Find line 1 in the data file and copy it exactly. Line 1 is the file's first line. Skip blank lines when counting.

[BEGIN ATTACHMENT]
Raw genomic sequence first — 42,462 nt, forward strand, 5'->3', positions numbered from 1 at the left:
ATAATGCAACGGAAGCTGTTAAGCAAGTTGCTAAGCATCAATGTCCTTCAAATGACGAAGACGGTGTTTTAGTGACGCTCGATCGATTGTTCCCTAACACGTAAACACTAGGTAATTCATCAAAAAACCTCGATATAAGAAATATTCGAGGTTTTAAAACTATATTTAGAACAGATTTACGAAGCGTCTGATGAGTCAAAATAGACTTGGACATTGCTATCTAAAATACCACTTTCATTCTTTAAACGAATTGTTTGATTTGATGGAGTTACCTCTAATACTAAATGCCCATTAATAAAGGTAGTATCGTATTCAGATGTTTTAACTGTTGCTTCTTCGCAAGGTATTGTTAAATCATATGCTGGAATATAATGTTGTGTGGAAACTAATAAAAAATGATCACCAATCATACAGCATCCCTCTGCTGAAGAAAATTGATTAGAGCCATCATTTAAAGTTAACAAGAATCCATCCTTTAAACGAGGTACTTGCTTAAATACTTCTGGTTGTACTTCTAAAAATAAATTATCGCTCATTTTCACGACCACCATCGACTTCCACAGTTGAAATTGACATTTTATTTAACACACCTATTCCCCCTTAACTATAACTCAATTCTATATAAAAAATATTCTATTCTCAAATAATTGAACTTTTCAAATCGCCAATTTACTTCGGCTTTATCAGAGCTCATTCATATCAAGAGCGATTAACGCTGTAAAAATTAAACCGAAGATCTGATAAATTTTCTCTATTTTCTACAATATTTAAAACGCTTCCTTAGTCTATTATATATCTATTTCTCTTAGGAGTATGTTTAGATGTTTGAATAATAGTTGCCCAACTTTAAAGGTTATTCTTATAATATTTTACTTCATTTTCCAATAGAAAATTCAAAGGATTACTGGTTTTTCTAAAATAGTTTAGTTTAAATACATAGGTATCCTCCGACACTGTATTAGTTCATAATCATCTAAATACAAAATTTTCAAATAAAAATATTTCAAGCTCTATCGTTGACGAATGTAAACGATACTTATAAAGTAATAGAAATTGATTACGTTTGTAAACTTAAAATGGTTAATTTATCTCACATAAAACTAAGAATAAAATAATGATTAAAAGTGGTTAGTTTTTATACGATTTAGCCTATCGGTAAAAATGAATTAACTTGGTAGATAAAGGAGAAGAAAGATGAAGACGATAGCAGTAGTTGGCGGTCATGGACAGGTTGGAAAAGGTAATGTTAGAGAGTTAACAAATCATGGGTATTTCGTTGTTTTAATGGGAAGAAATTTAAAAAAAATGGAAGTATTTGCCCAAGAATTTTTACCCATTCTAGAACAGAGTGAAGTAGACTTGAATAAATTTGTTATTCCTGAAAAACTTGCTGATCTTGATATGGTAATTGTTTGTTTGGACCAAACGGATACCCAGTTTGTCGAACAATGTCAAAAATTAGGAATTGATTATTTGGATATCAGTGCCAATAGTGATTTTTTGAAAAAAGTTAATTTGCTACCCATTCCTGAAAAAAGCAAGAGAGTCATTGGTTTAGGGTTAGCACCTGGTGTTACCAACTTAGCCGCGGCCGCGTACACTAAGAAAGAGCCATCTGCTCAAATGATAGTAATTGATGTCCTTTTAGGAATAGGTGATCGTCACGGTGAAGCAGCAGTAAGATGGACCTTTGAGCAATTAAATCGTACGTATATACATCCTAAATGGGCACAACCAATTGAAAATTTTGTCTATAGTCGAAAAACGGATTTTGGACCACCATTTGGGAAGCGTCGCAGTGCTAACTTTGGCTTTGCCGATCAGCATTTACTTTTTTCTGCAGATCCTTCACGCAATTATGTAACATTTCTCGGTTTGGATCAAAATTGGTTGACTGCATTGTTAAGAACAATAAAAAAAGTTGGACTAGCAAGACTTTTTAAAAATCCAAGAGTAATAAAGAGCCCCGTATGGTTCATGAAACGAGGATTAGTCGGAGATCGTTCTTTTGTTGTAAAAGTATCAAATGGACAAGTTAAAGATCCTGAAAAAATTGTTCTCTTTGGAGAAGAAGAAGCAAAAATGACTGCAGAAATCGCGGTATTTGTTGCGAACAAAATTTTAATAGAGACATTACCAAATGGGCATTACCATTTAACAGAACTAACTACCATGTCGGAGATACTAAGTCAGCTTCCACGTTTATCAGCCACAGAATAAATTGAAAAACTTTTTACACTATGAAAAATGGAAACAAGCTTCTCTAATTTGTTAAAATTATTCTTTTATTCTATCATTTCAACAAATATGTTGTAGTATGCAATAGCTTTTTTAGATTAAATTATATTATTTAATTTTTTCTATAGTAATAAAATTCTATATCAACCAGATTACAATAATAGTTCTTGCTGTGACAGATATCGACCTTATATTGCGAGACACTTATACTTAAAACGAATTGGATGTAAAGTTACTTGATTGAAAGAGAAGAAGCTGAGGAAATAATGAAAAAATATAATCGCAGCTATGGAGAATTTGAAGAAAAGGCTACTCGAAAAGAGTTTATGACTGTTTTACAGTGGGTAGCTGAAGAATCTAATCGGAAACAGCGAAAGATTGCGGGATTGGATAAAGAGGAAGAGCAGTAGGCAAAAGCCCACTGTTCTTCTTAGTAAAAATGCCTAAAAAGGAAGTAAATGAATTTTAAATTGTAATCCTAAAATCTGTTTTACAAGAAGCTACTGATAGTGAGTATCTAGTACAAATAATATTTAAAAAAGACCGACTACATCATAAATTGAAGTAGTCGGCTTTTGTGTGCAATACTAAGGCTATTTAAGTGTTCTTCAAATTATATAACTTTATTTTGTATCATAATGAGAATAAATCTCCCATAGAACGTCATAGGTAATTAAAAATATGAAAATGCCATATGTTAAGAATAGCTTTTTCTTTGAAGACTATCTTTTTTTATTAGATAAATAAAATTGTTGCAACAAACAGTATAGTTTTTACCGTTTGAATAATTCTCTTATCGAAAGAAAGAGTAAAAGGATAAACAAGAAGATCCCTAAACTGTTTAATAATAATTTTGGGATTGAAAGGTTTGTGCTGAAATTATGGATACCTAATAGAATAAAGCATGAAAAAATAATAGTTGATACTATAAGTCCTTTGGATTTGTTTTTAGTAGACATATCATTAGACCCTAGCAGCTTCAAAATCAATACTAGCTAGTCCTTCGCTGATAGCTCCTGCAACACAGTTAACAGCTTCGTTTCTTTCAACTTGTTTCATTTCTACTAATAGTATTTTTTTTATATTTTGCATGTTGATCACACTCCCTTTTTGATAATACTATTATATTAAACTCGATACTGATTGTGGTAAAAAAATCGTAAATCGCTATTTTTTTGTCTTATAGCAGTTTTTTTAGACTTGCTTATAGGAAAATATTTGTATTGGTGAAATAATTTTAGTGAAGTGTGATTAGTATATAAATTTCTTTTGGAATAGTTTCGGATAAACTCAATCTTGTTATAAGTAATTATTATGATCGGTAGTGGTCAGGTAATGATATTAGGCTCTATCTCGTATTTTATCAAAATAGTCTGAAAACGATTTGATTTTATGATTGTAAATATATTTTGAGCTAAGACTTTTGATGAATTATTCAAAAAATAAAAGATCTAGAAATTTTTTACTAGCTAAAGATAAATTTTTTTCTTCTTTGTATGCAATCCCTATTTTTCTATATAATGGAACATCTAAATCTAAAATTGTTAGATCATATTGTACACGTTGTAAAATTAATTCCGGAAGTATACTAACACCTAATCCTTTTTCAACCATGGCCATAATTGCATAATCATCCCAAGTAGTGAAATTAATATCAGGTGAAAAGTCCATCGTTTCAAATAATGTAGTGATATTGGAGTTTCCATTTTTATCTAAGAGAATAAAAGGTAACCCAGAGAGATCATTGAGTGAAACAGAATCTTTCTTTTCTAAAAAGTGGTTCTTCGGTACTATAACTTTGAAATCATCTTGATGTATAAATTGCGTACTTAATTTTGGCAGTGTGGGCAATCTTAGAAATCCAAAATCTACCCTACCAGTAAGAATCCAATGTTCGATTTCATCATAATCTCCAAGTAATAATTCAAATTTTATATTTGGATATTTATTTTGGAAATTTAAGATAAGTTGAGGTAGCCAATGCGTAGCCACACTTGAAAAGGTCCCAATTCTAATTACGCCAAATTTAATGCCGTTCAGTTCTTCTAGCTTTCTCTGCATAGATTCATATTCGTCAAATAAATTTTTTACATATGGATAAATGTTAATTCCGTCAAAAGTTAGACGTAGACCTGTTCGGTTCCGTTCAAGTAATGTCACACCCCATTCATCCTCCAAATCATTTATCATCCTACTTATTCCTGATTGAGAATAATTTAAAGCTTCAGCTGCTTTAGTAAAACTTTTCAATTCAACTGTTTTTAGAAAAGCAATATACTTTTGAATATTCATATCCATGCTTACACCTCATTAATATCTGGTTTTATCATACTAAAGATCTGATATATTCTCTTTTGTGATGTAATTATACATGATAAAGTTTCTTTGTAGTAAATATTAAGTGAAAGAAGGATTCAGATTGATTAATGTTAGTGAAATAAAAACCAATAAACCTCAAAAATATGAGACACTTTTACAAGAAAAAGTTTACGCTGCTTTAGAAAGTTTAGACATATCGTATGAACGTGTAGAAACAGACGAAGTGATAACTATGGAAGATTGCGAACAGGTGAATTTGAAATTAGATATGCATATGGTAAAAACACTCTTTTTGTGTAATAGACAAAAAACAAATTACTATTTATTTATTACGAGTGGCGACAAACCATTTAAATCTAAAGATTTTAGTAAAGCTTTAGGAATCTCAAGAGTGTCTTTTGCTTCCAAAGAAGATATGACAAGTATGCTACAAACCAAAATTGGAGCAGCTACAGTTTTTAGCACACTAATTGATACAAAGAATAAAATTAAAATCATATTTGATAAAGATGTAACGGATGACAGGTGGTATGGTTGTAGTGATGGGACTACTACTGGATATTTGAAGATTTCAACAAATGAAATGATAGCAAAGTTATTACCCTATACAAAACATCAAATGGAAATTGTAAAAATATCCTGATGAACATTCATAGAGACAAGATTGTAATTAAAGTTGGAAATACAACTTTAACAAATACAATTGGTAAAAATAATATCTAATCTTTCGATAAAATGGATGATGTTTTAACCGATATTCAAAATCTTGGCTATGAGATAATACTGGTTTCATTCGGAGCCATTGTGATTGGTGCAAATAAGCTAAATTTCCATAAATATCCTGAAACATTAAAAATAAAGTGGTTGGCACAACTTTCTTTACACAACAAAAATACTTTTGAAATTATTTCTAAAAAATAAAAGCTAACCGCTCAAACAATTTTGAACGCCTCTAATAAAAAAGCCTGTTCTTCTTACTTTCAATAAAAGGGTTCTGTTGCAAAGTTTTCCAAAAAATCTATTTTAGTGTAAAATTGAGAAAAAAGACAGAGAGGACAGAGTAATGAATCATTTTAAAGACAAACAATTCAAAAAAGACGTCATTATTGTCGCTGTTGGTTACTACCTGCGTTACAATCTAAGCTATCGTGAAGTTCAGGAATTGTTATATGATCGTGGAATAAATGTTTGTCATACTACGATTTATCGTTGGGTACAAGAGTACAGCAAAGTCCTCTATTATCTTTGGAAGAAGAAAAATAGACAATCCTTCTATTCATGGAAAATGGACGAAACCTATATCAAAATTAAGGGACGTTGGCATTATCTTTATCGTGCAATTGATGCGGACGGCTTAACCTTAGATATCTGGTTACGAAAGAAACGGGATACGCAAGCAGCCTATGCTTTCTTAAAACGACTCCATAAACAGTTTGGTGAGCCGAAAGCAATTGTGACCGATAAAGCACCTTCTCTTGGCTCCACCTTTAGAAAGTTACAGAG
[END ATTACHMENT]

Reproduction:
Raw genomic sequence first — 42,462 nt, forward strand, 5'->3', positions numbered from 1 at the left: